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FAQs Ukraine

What does Volkswagen say about the current developments in the Ukraine crisis?
In view of Russia’s attack on Ukraine, Volkswagen’s Group Board of Management decided at the beginning of March to stop producing vehicles in Russia until further notice. This decision applied to the Russian production sites at Kaluga and Nizhny Novgorod.

The export of vehicles to Russia was also halted at that time.

Volkswagen has taken the decision to largely suspend business activities in Russia as a consequence of the current overall situation and the great uncertainty and upheavals it means. We are keeping a close eye on further developments with the task forces we have set up for that purpose.

What impact does Volkswagen believe a lengthy conflict will have on the European economy?
The Volkswagen Group fears that the conflict between Ukraine and Russia will have a serious impact on the whole European economy.

A further, long-term interruption to global supply chains will result in considerable price increases, an energy shortage and an increase in inflation and thus have massive negative effects for European and in particular German companies.

Europe is dependent on imports of raw materials and so there might be long-term bottlenecks that would additionally hit the European economy. Sanctions and counter-sanctions will hit Russia and Europe; the USA and China will be largely unscathed. That is why the Volkswagen Group advocates a united, strong stance by the international community.

Volkswagen is now fully implementing the sanctions that have been imposed. The objective must be to achieve an end to the armed conflict in Ukraine, and in particular stop the suffering of the people in Ukraine, as soon as possible by means of negotiations between the parties on an equal footing.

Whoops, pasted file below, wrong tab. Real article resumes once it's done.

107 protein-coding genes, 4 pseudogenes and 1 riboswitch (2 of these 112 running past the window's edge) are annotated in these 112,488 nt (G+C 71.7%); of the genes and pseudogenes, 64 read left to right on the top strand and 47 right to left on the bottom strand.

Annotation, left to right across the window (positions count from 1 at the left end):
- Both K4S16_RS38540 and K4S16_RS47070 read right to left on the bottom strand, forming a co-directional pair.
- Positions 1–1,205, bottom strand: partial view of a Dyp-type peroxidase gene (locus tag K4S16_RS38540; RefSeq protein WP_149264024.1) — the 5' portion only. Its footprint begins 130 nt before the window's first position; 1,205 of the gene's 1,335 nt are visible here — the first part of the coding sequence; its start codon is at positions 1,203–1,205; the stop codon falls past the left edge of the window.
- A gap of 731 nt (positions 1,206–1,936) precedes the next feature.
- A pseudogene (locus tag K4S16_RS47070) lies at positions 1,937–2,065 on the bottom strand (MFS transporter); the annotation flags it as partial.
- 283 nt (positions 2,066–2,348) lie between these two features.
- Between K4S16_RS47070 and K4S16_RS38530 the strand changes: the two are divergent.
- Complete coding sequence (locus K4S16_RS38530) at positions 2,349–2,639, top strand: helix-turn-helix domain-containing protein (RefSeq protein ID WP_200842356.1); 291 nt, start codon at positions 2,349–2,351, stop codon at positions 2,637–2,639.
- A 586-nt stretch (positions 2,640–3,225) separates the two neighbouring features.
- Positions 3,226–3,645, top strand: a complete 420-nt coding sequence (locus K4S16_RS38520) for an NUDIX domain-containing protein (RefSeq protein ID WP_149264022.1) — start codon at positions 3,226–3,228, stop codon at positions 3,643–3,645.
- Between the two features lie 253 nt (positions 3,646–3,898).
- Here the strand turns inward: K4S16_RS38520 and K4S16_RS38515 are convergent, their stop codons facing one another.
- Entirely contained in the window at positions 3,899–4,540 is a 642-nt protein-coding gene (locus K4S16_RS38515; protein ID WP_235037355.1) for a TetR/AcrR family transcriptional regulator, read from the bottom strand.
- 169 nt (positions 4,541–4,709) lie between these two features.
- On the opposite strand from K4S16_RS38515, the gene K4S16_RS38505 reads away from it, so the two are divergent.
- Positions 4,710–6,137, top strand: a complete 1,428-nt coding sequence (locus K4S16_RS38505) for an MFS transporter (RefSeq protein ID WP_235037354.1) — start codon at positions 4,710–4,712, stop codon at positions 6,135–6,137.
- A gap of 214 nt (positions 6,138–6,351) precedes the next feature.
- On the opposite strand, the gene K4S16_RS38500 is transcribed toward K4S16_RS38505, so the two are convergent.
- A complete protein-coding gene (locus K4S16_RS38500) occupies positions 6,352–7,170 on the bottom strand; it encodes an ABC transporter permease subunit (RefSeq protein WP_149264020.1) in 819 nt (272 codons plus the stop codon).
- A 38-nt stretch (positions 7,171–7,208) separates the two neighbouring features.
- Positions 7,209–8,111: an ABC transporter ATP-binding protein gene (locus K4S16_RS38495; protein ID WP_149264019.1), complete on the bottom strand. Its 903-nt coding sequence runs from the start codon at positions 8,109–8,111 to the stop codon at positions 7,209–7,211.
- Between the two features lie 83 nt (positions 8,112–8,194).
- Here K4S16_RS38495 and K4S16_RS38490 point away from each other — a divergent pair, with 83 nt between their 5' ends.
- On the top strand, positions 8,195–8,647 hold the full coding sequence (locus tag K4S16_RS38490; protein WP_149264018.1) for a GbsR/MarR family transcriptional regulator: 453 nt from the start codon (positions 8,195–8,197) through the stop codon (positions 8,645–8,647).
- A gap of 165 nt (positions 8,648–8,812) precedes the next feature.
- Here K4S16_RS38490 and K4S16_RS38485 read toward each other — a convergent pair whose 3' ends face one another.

What is your response to the Russian government’s threat to nationalize the Volkswagen Group’s plants and assets in Russia and put them under external administration?
The Volkswagen Group is following the discussions about expropriations with concern. Volkswagen is suspending the production of vehicles at the Kaluga plant and export of vehicles to Russia until further notice. The reasons for that include the sanctions imposed by the EU, a lack of or severely limited availability of parts from suppliers and logistical challenges as a result of the hostilities.

Please refer to question 8 as regards the situation relating to contract manufacturing at Nizhny Novgorod.

Our employees at the Kaluga plant remain employed by us and continue to be paid a reasonable portion of their wages in compliance with Russian statutory requirements while our business is suspended. The costs of that are borne fully by VOLKSWAGEN Group Rus (VGR).

We also continue to supply spare parts and fulfill our service, warranty and payment obligations within the bounds permitted by the EU’s sanctions.

What consequence does the loss of suppliers have for vehicle production?
The war in Ukraine temporarily resulted in plant closures at suppliers and, as a consequence, at the Group’s European production sites, too. As soon as the war broke out, the Group Board of Management established a crisis team. Thanks to the quick establishment of alternative production, the supply of the components in question was ensured, production stoppages were reduced and, together with the suppliers, the production of wiring harnesses at other locations outside Ukraine was duplicated.

The Volkswagen Group stands by its suppliers in Ukraine and, as befits a partner, is doing all it can to help the local companies. Production in Western Ukraine is now almost back to normal levels.

The war in Ukraine, the still difficult supply situation as regards semiconductors and the lockdowns in China with the production stoppages and supply-chain problems caused by them are having an overlapping impact on the provision of supplier parts.